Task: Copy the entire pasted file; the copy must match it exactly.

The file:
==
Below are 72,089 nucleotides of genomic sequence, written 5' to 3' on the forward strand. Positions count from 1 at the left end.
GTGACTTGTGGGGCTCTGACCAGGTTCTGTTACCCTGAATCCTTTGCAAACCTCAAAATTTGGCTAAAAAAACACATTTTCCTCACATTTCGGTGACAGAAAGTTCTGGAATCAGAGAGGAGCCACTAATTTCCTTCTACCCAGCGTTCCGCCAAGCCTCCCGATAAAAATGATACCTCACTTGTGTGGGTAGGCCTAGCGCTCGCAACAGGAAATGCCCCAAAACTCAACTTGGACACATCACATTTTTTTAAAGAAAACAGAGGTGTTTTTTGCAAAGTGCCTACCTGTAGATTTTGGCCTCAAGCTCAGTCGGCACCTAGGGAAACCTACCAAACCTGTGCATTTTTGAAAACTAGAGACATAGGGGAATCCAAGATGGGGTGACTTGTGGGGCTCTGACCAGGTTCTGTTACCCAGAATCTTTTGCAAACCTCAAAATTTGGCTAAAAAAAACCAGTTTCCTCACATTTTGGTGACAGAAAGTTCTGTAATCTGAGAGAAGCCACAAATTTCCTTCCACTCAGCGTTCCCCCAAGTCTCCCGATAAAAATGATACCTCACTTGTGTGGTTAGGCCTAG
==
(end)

Below are 72,089 nucleotides of genomic sequence, written 5' to 3' on the forward strand. Positions count from 1 at the left end.
GTGACTTGTGGGGCTCTGACCAGGTTCTGTTACCCTGAATCCTTTGCAAACCTCAAAATTTGGCTAAAAAAACACATTTTCCTCACATTTCGGTGACAGAAAGTTCTGGAATCAGAGAGGAGCCACTAATTTCCTTCTACCCAGCGTTCCGCCAAGCCTCCCGATAAAAATGATACCTCACTTGTGTGGGTAGGCCTAGCGCTCGCAACAGGAAATGCCCCAAAACTCAACTTGGACACATCACATTTTTTTAAAGAAAACAGAGGTGTTTTTTGCAAAGTGCCTACCTGTAGATTTTGGCCTCAAGCTCAGTCGGCACCTAGGGAAACCTACCAAACCTGTGCATTTTTGAAAACTAGAGACATAGGGGAATCCAAGATGGGGTGACTTGTGGGGCTCTGACCAGGTTCTGTTACCCAGAATCTTTTGCAAACCTCAAAATTTGGCTAAAAAAAACCAGTTTCCTCACATTTTGGTGACAGAAAGTTCTGTAATCTGAGAGAAGCCACAAATTTCCTTCCACTCAGCGTTCCCCCAAGTCTCCCGATAAAAATGATACCTCACTTGTGTGGTTAGGCCTAG